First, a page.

I'm not that ugly, am I?
Question: How do two fairly practicing Muslims with limited financial means make an informed decision about marrying each other when they live on opposite sides of the world?
Answer: They live together for a month.
Was that the collective bunching of a billion Muslims’ panties I just heard?
What we did is not for everyone. Our situation was extraordinary. This is where traditional approaches to courting fail.
We left off just as I boarded a plane back to the U.S. in April of 2009. I had just stayed with EyeDot and her daughter WarriorPrincess for 3 days at the end of my Malaysian adventure. While there, EyeDot and I developed an interest in each other.
Just seven days after I left, EyeDot launched a scheme to get me back in Southeast Asia. She suggested that she ask (read: she ordered) her younger brother to hire me to photograph his wedding in Penang two months later.
You read that correctly. She, the eldest in the family, tried to get her family to fly me (the youngest in my family) across the world so we could have an excuse to get to know each other. Talk about ovarian fortitude!
It seems like a romantic comedy plot [as long as I get played by Hugh Grant, okay?] or even a Bollywood movie [without all the drama and dance numbers…] but it happened. I met and married a woman exactly halfway around the world, adopted her daughter as my own, and moved to Southeast Asia to be with them.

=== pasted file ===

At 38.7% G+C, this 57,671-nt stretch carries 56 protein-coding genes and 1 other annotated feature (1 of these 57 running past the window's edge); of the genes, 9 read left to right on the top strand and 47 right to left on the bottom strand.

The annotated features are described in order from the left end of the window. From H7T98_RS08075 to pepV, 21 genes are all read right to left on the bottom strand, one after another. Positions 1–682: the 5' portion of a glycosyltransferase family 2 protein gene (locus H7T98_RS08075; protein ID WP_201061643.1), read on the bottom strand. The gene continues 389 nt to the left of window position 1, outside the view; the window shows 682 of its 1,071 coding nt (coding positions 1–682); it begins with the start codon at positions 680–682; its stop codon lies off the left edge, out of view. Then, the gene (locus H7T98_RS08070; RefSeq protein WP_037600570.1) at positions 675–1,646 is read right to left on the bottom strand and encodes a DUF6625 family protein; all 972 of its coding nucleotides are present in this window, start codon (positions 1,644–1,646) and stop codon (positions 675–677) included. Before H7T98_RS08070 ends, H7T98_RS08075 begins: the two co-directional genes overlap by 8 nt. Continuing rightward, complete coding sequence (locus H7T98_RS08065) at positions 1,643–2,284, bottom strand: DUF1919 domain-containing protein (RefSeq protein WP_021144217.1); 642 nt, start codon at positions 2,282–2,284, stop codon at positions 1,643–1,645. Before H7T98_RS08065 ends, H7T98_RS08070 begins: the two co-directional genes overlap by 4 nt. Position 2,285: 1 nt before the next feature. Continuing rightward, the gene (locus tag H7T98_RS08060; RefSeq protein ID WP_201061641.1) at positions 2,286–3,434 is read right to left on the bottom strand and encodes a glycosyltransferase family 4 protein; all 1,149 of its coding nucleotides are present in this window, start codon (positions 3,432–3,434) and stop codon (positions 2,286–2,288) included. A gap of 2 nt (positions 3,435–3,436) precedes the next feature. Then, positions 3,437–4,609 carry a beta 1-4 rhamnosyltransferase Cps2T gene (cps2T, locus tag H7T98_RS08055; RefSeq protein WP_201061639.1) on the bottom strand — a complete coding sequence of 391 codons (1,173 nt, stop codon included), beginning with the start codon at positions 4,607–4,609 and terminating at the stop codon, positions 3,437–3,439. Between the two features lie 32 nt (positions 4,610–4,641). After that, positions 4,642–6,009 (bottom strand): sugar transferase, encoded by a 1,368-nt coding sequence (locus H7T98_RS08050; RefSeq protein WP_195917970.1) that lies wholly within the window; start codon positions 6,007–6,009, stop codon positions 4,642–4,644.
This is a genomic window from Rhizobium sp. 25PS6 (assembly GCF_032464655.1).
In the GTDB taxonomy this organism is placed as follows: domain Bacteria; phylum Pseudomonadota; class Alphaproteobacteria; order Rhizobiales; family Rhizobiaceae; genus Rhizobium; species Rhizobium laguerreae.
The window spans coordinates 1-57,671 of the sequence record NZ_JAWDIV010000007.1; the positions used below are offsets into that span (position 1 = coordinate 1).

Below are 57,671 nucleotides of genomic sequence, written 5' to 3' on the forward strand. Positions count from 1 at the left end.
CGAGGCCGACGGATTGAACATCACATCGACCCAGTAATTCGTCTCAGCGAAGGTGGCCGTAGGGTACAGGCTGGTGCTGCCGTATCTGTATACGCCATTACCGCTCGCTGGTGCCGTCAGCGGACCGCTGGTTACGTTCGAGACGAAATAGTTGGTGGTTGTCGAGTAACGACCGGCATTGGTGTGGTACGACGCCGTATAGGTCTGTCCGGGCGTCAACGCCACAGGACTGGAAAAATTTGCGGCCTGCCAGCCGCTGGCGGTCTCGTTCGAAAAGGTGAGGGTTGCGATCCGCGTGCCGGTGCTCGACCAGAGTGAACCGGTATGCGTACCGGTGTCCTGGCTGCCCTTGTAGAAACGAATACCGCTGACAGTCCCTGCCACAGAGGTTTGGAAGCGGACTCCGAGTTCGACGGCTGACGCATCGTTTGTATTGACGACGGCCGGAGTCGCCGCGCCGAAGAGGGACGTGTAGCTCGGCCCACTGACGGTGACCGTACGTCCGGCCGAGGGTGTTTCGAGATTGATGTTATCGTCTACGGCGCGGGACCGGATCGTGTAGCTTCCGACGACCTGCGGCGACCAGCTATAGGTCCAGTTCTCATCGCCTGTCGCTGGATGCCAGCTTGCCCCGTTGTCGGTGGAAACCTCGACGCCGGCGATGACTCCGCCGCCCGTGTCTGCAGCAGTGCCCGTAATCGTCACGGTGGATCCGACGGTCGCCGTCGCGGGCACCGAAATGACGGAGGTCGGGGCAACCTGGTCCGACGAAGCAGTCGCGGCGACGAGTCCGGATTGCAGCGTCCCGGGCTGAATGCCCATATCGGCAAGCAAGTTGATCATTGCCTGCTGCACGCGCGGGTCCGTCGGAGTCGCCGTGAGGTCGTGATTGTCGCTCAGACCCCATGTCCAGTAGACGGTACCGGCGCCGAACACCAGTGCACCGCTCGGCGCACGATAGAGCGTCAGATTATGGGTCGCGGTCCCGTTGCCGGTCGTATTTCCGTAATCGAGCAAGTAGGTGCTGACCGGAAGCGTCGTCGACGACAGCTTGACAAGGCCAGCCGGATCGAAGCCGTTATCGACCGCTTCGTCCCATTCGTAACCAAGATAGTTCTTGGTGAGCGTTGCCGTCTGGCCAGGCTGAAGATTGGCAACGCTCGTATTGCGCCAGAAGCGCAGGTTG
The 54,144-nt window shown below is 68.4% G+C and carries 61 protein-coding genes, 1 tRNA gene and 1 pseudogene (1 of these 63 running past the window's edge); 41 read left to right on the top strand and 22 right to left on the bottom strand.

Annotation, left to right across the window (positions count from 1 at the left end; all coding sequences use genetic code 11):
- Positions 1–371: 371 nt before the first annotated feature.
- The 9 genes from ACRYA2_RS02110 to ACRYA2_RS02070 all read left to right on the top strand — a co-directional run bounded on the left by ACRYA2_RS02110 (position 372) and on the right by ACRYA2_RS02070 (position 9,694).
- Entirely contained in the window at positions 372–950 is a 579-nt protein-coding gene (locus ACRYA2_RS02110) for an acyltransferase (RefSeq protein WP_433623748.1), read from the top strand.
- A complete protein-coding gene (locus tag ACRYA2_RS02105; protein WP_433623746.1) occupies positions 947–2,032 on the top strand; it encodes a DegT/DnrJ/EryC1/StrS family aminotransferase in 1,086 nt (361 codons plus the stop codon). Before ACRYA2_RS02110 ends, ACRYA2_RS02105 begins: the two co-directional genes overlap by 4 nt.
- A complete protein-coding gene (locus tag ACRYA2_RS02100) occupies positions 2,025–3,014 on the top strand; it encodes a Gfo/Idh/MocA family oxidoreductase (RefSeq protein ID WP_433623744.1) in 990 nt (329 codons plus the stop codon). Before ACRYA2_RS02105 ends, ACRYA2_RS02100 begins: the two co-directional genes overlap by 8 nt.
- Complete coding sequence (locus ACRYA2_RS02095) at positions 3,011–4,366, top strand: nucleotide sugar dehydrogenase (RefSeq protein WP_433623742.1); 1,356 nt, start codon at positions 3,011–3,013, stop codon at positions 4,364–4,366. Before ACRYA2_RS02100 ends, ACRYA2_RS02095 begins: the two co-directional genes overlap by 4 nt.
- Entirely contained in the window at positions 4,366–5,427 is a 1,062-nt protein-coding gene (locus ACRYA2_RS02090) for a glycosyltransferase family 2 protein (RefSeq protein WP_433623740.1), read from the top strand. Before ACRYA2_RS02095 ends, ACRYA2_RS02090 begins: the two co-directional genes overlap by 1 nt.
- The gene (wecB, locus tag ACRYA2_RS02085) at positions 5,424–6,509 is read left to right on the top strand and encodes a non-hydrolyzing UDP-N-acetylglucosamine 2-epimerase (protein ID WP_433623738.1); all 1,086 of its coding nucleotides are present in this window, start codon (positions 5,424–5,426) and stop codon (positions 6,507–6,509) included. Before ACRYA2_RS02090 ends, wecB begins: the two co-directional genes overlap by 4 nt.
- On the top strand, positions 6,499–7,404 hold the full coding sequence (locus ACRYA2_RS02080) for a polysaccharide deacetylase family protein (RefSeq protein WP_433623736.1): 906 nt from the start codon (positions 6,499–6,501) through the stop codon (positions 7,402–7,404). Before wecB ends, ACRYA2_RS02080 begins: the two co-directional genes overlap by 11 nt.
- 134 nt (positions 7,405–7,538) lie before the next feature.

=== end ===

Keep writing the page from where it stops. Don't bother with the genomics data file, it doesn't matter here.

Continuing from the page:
“Turn Left, Ahead”
I have no intentions of turning left.
“ Turn Left!“ The sultry female voice commands.
I spent about four months in Syria, living in a neighborhood called rukn al-din, in the northeast of Damascus.
While there, I lived in a house with several other Muslim men (and one Christian) from around the world. Eventually, everyone in the house except the Syrians and the German did not speak with me, refused to let me eat with them, and branded me a Sign of The Day Of Judgment. Suffice it to say, I make an impression wherever I go. More on that in a follow-up post, though.
So, tomorrow we’re leaving for Islamabad, God willin’. My husband’s stomach is all Pakistanified—he’s having the true experience, poor guy. I’m wondering if we should cancel our delayed Northern travels altogether, but he’s really keen to go.
Yesterday, after much repeated insistence, we were given enough liberty to go out around town with Dinu Bhai. Everyone’s terribly protective and feels responsible for us, so sweet as it is, it’s a bit difficult to act like an adult. Also, this idea of going out wandering without a particular purpose has limited currency here. The idea is that you (women or mixed gender groups) go out with a particular purpose. Only men seem to just hang around in public space in Hyderabad. It’s pre-feminist revolution: men own the public sphere. Even fairly overt and dramatic affection between men is tolerated in public, while even minimal affection between sexes, even spouses, is just not seen and, I’m told, not tolerated in public. This is generally accepted as an appropriate exercise of modesty. I suppose affection between women is generally alright here, but because women are generally only in public with some business, you just don’t see it.